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Solutions to linear systems using a table of values


We often solve equations that involve only one variable. For example, we can rearrange the equation $x+2=5$x+2=5 to give us a unique answer of $3$3 for $x$x. But, what happens when we have more than one variable in our equation?


Consider $x+y=6$x+y=6. This could have the solution $x=2$x=2 & $y=4$y=4, or another solution of $x=40$x=40 & $y=-34$y=34. In fact, there are an infinite number of solutions to this equation.

If we wanted to pick out a single solution to this equation, we'd have to describe some extra condition that narrows down the infinite number of solutions to just one. Often, we can do this by considering a second equation involving the same variables, together with the first equation.

For example, if we wanted to a solution to $x+y=6$x+y=6 where the value of $x$x is $5$5, then we would be looking for a pair of values for $x$x and $y$y that are solutions to the equation $x+y=6$x+y=6 and also to the equation $x=5$x=5. Solving the first equation when $x$x is equal to $5$5, we can find that the value of $y$y must be $1$1.

On the number plane, this looks like the the point of intersection between the lines $x+y=6$x+y=6 and $x=5$x=5.



Solving systems of equations

If we have two equations with the same two variables in them ($x$x and $y$y), then we call them a system of equations. They are also commonly referred to as simultaneous equations.

We might be interested in finding a common pair of $x$x and $y$y values that satisfies both of these equations simultaneously. If we can find any values of $x$x and $y$y that successfully do this, then we will have found a unique solution to our system. Like in the above example, this unique solution can be represented by the intersection of two graphs on the number plane.

One way to find solutions common to each equation is to complete a table of values for each equation and to see if there are any common pairs of values.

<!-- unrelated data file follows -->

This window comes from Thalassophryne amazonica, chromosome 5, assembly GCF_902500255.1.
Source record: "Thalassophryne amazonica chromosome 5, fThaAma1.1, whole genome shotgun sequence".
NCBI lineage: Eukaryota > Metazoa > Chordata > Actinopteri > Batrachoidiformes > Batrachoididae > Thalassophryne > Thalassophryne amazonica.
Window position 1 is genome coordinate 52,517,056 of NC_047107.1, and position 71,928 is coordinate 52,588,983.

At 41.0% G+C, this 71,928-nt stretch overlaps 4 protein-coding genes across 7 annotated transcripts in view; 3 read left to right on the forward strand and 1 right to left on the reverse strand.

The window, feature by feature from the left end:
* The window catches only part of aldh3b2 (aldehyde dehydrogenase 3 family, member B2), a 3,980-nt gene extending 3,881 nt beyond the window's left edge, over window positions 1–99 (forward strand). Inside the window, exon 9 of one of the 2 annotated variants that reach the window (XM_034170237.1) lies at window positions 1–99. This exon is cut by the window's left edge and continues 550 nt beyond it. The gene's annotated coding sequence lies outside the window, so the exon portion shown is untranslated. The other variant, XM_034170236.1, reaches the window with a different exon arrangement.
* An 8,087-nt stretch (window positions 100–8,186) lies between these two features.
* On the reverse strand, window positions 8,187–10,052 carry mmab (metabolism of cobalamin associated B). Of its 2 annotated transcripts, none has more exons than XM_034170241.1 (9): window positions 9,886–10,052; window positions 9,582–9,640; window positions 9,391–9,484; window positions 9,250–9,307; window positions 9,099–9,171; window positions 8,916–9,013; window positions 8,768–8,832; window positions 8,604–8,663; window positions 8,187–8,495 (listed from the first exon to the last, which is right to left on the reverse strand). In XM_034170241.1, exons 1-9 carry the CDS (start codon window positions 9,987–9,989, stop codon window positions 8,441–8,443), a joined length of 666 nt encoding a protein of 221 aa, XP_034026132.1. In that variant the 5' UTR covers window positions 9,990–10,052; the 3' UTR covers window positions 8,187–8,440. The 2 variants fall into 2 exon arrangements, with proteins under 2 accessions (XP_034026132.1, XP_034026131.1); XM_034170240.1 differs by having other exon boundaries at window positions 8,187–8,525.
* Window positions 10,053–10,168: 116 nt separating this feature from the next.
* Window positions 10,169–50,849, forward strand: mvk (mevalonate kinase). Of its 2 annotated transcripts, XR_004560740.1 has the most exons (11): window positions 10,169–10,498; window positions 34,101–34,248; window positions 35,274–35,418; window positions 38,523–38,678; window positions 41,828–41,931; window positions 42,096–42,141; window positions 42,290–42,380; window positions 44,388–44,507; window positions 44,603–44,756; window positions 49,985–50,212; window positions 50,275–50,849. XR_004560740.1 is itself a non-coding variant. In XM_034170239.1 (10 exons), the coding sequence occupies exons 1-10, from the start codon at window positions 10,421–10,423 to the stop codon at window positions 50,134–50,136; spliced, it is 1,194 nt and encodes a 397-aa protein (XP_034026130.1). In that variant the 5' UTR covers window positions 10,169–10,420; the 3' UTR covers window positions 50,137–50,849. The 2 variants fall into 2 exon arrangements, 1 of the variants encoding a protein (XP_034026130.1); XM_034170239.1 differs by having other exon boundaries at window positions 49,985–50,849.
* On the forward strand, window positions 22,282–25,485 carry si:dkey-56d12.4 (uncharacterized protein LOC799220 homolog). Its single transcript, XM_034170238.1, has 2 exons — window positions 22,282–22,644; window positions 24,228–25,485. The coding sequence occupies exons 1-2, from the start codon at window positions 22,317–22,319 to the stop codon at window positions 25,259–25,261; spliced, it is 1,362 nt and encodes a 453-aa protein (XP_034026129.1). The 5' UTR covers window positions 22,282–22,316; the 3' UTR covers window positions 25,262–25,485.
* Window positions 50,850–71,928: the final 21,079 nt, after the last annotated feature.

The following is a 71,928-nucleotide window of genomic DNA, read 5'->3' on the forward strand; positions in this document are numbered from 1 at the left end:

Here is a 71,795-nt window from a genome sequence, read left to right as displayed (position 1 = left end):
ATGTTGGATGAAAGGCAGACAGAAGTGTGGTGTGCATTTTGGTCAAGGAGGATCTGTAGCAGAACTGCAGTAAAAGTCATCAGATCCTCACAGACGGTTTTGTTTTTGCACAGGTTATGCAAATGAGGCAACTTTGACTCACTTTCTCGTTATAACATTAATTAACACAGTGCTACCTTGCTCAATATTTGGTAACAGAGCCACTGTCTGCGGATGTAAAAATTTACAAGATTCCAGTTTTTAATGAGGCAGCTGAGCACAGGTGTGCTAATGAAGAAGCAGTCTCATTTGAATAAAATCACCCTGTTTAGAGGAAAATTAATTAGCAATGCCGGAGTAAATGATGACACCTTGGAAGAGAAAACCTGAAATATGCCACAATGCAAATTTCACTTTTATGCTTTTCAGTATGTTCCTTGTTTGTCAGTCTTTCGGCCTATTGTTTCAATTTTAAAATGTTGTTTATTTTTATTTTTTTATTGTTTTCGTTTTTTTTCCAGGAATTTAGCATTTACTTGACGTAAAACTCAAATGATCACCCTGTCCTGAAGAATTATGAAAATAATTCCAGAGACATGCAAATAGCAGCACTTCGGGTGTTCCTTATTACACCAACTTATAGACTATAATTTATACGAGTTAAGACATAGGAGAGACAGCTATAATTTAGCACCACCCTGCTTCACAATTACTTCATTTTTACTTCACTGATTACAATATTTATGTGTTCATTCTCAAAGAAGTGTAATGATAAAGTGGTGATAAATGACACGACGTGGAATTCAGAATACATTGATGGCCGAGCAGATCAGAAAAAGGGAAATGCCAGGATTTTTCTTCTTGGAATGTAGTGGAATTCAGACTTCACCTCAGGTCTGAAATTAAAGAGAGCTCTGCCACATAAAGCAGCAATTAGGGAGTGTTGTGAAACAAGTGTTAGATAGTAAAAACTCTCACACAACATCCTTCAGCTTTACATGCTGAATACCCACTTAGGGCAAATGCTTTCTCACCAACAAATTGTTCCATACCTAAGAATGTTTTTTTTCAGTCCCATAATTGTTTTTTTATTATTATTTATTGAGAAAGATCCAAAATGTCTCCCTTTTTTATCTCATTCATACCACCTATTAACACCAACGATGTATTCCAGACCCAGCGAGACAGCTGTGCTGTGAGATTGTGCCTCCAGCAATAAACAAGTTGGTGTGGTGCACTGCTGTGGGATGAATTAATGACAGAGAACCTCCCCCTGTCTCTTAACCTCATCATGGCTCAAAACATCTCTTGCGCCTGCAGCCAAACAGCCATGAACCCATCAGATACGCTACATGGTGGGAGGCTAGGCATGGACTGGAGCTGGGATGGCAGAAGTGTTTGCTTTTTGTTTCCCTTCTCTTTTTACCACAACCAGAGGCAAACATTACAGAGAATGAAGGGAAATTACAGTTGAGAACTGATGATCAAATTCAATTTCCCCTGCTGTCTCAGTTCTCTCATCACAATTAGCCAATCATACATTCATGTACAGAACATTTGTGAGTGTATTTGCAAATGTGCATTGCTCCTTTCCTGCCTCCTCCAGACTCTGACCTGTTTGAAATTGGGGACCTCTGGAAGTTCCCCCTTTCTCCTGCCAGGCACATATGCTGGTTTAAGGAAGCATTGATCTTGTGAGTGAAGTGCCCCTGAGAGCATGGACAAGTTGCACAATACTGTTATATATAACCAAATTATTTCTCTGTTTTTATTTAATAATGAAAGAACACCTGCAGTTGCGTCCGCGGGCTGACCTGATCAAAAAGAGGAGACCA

Worked example

Consider the system of equations $y=2x+1$y=2x+1 and $x+y=4$x+y=4. Let's find values for $x$x and $y$y which satisfy both equations simultaneously.

First, we will need to write up the table of values for each of the equations in the system:

$x$x $0$0 $1$1 $2$2 $3$3 $4$4
$y$y $1$1 $3$3 $5$5 $7$7 $9$9
$x$x $0$0 $1$1 $2$2 $3$3 $4$4
$y$y $4$4 $3$3 $2$2 $1$1 $0$0

Are there any pairs of $x$x and $y$y values that are common between these two tables? Yes! Looking at the column where $x=1$x=1, we can see that both equations are satisfied when it is also the case that $y=3$y=3.

So, the solution to this system of equations is $x=1$x=1 & $y=3$y=3.


Practice questions

Question 1

Consider the equations $y=2x$y=2x and $y=28-2x$y=282x, which have the following tables of values.

Find the values for $x$x and $y$y which satisfy the equations $y=2x$y=2x and $y=28-2x$y=282x simultaneously.

$x$x $3$3 $4$4 $5$5 $6$6 $7$7
$y$y $6$6 $8$8 $10$10 $12$12 $14$14
$x$x $3$3 $4$4 $5$5 $6$6 $7$7
$y$y $22$22 $20$20 $18$18 $16$16 $14$14
  1. $x=\editable{},y=\editable{}$x=,y=

Question 2

Use the table of values to find the pair of $x$x and $y$y values that satisfy both $x+y=5$x+y=5 and $y=2x-1$y=2x1.

  1. Complete the tables.

    $x$x $1$1 $2$2 $3$3
    $y$y $\editable{}$ $\editable{}$ $\editable{}$
    $x$x $1$1 $2$2 $3$3
    $y$y $\editable{}$ $\editable{}$ $\editable{}$
  2. What values of $x$x and $y$y satisfy both $x+y=5$x+y=5 and $y=2x-1$y=2x1?


Question 3

Dave obtained quotes from two plumbers.

Plumber $A$A charges $£92$£92 for a callout fee plus $£17$£17 per hour.

Plumber $B$B charges $£20$£20 for a callout fee plus $£35$£35 per hour.

  1. Complete the table of values.

    Hours of work Amount charged by plumber $A$A Amount charged by plumber $B$B
    $4$4 $\editable{}$ $\editable{}$
    $5$5 $\editable{}$ $\editable{}$
    $6$6 $\editable{}$ $\editable{}$
    $7$7 $\editable{}$ $\editable{}$
  2. How many hours would the job have to take for plumber $A$A and plumber $B$B to charge the same amount?

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